"But the old cry of the Villa is being heard again ringing round Villa Park, which in its time has mounted World Cup matches and more internationals and FA Cup semi-finals than any other provincial stage.

"Yet some 70 years ago here was the setting of a lake, the club offices and gymnasium were an aquarium, on the VIP car park there once stood a theatre and concert hall, and nearby was a rifle range.

"Villa Park was once to Birmingham what Belle Vue is to Manchester and Battersea Festival Gardens is to London.

"Here Athersmith once dribbled down the right wing holding an umbrella aloft in a heavy rainstorm, among the great passing cavalcade have been Sam Hardy, Billy Walker, Dorrell and York, heroes of my youth when the claret and blue shirt was the most respected and feared in the land."

When Villa's return to the summit of the game they created was sealed, through their 1982 conquering of Europe, Green's eulogy to the great old club was complete.

Intrigued by Manchester United[edit]

Newspapers were printed out of Manchester until the late 1960s and coincidentally Sir Matt Busby's Manchester United became the first club to actively seek the benefits the media could bring to the game in the 1950s (Busby Babes) and no wonder that Green like many of his peers who frequented there, became intrigued by their young, robustly scouted, team. The chief reason for being captivated was the healthy line of talented young players who came through the Youth Academy at Manchester United - Duncan Edwards, Sir Bobby Charlton and George Best. And it was Geoffrey Green who saw these three popular players in their prime. What was happening at Old Trafford was the complete opposite to what was happening at Villa Park during the same 1950's-60's era. It was clear Green was seeing the game he loved change before his eyes. Innocence was being lost as a new era of commercialism came to the fore. Money and the media were to gain a much bigger say as to the destiny of football and its biggest prizes. Whilst the original giants of the English game struggled to come to terms with the changing landscape, new, formerly insignificant clubs born out of second tier football were grasping the new opportunities with both hands.

Green was one of a very few journalists to have seen, up close, the much heralded Duncan Edwards, to whom he devoted an entire chapter in his book 'Soccer in The Fifties'. "His talent, his energy, his unselfconscious fun and enjoyment of the chase, his ability to make everything seem possible, all this added up to a volcano of excitement that gripped the crowds and the game wherever he played". Edwards would sadly perish in the Munich Air Disaster of 1958, so would eight other celebrated journalists. "Certain it is that Duncan Edwards, had he survived, would have captained England to the World Cup in 1966."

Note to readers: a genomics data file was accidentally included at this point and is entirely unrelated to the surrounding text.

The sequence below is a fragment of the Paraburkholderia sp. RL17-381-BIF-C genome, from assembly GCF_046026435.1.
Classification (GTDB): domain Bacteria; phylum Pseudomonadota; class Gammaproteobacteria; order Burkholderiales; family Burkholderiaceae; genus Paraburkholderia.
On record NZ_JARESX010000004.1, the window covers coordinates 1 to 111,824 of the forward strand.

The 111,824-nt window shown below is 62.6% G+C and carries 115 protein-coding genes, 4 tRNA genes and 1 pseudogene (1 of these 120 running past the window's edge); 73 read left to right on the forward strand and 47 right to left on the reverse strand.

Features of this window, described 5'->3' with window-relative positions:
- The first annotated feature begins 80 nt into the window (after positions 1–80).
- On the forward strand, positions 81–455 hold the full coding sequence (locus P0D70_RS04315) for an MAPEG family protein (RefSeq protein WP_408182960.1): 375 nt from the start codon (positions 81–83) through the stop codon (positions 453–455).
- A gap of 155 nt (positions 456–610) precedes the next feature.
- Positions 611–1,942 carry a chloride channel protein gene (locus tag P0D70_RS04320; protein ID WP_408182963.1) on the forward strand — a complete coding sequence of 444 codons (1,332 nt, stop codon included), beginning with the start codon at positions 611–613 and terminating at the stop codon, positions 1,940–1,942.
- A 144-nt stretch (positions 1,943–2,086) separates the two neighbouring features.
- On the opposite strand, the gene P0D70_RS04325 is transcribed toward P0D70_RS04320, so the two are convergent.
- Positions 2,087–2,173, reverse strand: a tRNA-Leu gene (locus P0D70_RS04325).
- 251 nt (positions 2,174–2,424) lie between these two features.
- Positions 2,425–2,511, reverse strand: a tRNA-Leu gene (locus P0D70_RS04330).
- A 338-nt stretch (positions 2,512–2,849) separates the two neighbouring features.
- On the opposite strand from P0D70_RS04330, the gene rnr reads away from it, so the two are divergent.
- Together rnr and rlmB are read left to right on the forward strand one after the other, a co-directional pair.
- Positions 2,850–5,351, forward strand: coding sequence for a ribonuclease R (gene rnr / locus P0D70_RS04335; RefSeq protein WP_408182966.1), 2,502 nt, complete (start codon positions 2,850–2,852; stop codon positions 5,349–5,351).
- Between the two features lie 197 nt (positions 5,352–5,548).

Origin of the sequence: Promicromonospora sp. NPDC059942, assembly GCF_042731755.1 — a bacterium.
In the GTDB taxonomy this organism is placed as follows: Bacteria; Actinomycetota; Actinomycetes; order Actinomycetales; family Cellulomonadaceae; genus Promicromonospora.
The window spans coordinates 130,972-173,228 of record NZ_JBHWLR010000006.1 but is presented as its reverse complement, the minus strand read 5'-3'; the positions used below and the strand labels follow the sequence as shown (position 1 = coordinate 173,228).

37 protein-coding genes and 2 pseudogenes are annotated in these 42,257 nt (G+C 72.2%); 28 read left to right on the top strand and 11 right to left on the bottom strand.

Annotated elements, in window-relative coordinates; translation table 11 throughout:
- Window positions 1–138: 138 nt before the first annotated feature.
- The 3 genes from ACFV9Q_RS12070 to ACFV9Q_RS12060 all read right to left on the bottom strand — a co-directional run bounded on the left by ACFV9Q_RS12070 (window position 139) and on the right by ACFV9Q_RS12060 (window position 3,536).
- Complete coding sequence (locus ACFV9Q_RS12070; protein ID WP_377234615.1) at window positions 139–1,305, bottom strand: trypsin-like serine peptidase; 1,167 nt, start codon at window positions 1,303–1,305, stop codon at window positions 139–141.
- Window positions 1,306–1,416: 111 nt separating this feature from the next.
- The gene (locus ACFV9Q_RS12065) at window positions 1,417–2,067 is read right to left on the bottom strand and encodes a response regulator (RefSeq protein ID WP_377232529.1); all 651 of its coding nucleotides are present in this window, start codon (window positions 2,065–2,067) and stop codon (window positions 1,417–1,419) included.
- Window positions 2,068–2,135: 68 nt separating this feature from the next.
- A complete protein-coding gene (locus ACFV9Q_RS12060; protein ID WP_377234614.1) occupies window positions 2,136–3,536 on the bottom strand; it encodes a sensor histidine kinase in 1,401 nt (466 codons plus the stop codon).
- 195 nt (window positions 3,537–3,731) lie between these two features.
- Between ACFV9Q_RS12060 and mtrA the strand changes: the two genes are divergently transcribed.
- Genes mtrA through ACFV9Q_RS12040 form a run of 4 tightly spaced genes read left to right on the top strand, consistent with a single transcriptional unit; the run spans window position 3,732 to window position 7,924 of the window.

Of significance to Manchester United supporters, Green captured the arrival of George Best,too, against Benfica in the 1966 European Cup quarter-final (modern day equivalent of UEFA Champions' League) in a splendid form "Night a star was born", wherein he described Best's goal as "gliding like a dark ghost past three men, to break clear and slide the ball home - a beautiful goal." Quintessential Best as The Beatle who "was the best of all, as he set a new almost unexplored beat" with his "long dark mop of hair, is known in these parts as The Beatle."

The Manchester club, who would rise after the awful Munich disaster of 1958 and conquer Europe a decade later, continued to play good football even during their return to barren years during the 1970s and 1980s. Out of those doldrum years came Green's 'There is Only One United' in 1978 where he described the club: "As for United, they stand for something more than any other person, any player, any supporter. They are as was once written in the club programme of 1937 - the soul of a sporting organisation which goes on from year to year, making history all the time. They remain a club with a rich vein of character and faith. Because of that they have no fear of the morrow."

Two schools of football journalism[edit]

The first was founded by Geoffrey Green through his inspired, illuminating view of the footballing events fully immersed in its present moment thus capturing that true environment for the benefit of posterity. Any disapproval of the game or the methods employed by the teams were conveyed in a subtle manner.

The second school of thought is the Critique, who constantly compares the level of the prevailing standards with that of the past. Echoing similar instances of occurrences in the by-gone era, more often than not ends up painting a negative picture, distilling bare bone details of facts and figures. Another Times writer Brian Glanville is the exponent of this school.

Conclusion[edit]

It is safe to say that like the FA Cup, Geoffrey Green set the bonfire of football writing alight with his rhapsodic flow of words that were never used before to describe the simple yet beautiful game of football. His career paralleled the rise of football from a restricted and disjointed following in most countries until the arrival of the World Cup and European Cup, to being firmly entrenched as the king of games with such a popularity to rival even the Olympics. English football and its unique history will always remain secure in the knowledge that Geoffrey Green has cached the folklore of its incipient era.

Books[edit]

  1. The Official History of the FA Cup (1949)
  2. History of The Football Association (1953)
  3. Soccer in The Fifties
  4. There is Only One United (1978)
  5. Pardon me for living - his personal autobiography

References[edit]

  1. Geoffrey Green: ‘'A New Conception of Football'’
  2. Fabio Chisari: '‘Definitely Not Cricket'’ The Times And The Football World Cup 1930-1970
  3. Frank Keating: ‘'Sir Neville's pastoral idyll embraces the high-tech era'’
  4. Brian Glanville: Ferenc Puskas
  5. Noted football writer David Lacey invariably ends his weekly column by comparing the present state of the game by a parallel in Geoffrey Green’s times.
  6. Aston Villa Official: [1]